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Commentary for "The May Poles and Their Queen".

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Introduction

Sophie Anne Stott Commentary for "The May Poles and Their Queen". When reading the Greek myth Orpheus, I was immediately struck by the heroism of the central character. Orpheus is the classic male hero, overcoming all obstacles to bring back his beloved Eurydice, only to be eventually thwarted by something even more powerful than his heroism: his own love. Because of the essentially classical, romanticized nature of Orpheus, I felt it would be an ideal source text for a modern-day interpretation. In order to gain a better understanding of the text, I initially adopted, in Stuart Hall's terms, the 'preferred' reading; that is, how the audience are 'meant' to read a text, who they are expected to empathise with and what conclusions they are meant to draw. Applying Greimas's structuralist scheme, I found it easy to identify Orpheus as the 'subject' or, according to Propp's 'spheres of influence', the 'hero'. Orpheus can also be identified as Propp's 'donor' figure through his extraordinary skill at playing the lyre, which provides him with apparently limitless power when it comes to charming the gods of the underworld. The 'sender' would be Eurydice, for dying and subsequently 'sending' Orpheus on his quest to the underworld. ...read more.

Middle

By having Edie backstage, providing the real musical talent, she initially appears a relatively oppressed, marginalised character: always forced to stay in the background: "Yeah. Well, I ain't 'Christian', am I?" There is a sense that Edie has accepted the belief imposed upon her by Christian: that she is simply an accessory to his success. I gave her a distinct Northern accent in order to appear more 'down to earth' than her 'rock star' counterpart, and also to appeal more to the audience as the 'under-dog'. Throughout, Christian is portrayed as the archetypal, vain, male 'rock star'. I attempted to emphasize this vanity linguistically, through his self-obsessed use of language - "You've already got flowers. My flowers. Flowers handpicked by moi" - and also through his obsession with his eyebrows. I felt that by giving this conventionally 'effeminate' concern to both Christian and Al, I could further parody the 'strong' male stereotype associated with Greek myths. One of the key changes that I made to the original text was that in my drama, Edie runs away from Christian as opposed to "Aristaeus". She is also willingly 'bitten' by the snake. By having Edie willingly leave Christian for the 'underworld', this is in keeping with my overall 'feminist' angle of approach, as it now becomes Edie's 'quest' to find her role as a performer. ...read more.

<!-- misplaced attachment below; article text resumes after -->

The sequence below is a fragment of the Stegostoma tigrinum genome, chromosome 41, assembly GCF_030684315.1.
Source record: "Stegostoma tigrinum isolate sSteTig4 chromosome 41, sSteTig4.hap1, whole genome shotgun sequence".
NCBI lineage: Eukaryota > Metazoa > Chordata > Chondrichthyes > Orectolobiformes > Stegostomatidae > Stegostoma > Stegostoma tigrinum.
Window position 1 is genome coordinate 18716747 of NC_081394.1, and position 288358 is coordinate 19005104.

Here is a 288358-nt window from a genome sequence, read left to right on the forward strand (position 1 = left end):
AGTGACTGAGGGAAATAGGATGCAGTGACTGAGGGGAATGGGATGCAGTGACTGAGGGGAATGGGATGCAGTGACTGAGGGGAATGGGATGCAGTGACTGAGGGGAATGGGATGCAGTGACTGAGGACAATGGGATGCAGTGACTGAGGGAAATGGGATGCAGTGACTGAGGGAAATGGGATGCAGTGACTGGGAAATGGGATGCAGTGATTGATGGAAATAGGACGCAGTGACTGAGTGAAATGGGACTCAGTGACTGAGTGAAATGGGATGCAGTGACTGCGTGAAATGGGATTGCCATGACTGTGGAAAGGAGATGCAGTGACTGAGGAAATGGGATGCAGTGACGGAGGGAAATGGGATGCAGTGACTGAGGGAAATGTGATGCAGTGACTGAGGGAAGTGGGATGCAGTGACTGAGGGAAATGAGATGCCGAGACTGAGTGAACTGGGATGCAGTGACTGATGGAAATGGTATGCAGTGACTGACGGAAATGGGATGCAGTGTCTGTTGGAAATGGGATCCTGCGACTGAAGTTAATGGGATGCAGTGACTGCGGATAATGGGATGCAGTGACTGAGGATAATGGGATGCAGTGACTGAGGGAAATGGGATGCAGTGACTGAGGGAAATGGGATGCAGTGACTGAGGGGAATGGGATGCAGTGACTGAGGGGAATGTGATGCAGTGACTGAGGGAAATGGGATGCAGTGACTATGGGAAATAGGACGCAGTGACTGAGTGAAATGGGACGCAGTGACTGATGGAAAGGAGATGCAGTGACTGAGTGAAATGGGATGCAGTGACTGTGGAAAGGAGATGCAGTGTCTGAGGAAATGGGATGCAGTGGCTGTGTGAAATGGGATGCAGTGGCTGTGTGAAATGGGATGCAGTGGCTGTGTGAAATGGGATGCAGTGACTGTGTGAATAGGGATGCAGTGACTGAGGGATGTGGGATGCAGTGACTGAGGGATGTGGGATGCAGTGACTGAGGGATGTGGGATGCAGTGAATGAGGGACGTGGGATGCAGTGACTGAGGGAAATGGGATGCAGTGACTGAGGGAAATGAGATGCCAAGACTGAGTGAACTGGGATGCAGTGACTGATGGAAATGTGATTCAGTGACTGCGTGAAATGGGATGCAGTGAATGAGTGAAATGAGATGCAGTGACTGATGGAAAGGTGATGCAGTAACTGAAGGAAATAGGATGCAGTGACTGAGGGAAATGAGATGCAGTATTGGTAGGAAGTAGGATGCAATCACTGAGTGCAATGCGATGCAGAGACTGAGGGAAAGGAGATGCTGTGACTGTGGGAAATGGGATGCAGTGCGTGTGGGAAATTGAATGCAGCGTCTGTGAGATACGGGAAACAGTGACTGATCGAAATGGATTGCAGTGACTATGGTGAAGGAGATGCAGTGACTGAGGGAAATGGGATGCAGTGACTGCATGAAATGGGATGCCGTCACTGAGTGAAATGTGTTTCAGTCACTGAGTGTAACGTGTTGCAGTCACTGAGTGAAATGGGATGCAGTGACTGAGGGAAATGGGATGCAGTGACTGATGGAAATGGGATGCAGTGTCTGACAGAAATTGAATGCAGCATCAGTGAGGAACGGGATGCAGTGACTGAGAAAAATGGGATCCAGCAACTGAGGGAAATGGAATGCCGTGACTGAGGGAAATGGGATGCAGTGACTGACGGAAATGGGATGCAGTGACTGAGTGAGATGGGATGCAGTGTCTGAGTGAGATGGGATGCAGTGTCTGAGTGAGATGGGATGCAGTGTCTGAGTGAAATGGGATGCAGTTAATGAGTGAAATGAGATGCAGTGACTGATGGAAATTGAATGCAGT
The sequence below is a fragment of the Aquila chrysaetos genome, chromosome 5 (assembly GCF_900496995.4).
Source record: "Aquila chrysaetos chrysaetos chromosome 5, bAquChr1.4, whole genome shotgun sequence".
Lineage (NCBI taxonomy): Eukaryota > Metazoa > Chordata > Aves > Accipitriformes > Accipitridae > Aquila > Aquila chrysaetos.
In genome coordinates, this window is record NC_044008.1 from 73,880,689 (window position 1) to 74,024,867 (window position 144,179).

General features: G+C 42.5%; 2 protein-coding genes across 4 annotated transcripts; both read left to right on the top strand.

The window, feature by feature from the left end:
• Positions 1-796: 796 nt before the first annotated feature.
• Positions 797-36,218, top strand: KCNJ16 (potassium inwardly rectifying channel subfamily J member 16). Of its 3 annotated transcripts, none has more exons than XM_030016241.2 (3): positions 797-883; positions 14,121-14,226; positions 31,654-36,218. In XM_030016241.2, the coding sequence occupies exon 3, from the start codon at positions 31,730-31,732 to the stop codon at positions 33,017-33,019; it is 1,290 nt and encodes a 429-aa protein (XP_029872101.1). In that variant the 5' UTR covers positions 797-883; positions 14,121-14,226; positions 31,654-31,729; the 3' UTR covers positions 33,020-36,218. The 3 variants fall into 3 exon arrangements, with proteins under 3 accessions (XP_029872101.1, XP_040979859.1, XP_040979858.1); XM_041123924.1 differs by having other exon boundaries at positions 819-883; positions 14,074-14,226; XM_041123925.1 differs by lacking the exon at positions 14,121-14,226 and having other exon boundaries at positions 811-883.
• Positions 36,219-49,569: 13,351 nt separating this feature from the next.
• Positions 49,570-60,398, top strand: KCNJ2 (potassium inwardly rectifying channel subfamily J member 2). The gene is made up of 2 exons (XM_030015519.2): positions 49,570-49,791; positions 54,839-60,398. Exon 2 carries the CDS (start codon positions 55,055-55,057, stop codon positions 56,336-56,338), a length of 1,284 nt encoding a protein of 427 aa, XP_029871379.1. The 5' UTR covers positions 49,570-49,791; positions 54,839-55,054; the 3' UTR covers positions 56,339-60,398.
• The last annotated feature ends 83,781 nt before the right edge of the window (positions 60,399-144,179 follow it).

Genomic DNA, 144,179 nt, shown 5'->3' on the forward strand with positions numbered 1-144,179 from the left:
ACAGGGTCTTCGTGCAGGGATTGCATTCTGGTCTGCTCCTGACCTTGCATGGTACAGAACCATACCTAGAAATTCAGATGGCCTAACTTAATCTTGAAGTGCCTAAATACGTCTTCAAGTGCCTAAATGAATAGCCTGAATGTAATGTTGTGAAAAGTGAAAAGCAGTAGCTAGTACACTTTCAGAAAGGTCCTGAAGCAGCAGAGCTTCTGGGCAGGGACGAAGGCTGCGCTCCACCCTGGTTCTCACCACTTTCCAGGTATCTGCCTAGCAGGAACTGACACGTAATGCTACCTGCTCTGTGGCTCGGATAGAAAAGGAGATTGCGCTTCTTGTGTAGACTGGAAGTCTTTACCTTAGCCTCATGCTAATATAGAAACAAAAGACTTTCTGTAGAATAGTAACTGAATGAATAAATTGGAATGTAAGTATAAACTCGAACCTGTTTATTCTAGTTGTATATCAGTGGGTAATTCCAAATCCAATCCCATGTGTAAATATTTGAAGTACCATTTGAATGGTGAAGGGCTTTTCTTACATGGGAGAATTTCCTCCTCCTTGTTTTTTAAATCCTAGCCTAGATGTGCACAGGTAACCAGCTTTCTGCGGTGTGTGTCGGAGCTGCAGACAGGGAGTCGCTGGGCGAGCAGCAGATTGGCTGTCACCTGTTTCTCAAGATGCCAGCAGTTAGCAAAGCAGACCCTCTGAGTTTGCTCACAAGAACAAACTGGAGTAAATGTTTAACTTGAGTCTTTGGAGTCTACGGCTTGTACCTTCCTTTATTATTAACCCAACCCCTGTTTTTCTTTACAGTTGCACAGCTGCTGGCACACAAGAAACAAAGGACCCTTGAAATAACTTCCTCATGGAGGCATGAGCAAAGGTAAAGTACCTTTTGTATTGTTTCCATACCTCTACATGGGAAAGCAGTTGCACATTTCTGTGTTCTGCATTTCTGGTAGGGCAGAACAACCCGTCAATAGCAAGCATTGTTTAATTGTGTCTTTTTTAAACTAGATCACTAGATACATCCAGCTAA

Conclusion

One of the most dramatic changes I made to the original tale was that in my version, Edie chooses to stay in the 'underworld', and it is she, as opposed to Des/Hades, who sends Christian back to the 'upper world' with the dismissive remark "I'm an actress, Chris". By changing the original ending, Edie has found her real existence in the underworld, and to her, it is the upper world which is full of misery. Christian, however becomes a classic picture of male melancholy: "homeless and unable to even strum his guitar." He is an allusion to the current crisis in masculinity, a phenomenon often voiced in the media, his 'traditional role' as the performer taken over by his female counterpart: abandoned for "Keith Harris". Because of this, Christian feels his masculinity has been threatened. This is then made ironic by his final effeminate cry of "My tweezers!" In the final scene, I had Edie "smiling sadistically" as she plucks her eyebrows, indicative of her mocking of Christian, a reversal of the original patriarchal tale. For whereas in the original text, it is the 'hero' Orpheus who 'goes on his quest and fails', in my transformation it is the 'heroine' Edie, who not only sets off on her 'quest' but also succeeds and ultimately, it is she who 'comes out on top'. ...read more.

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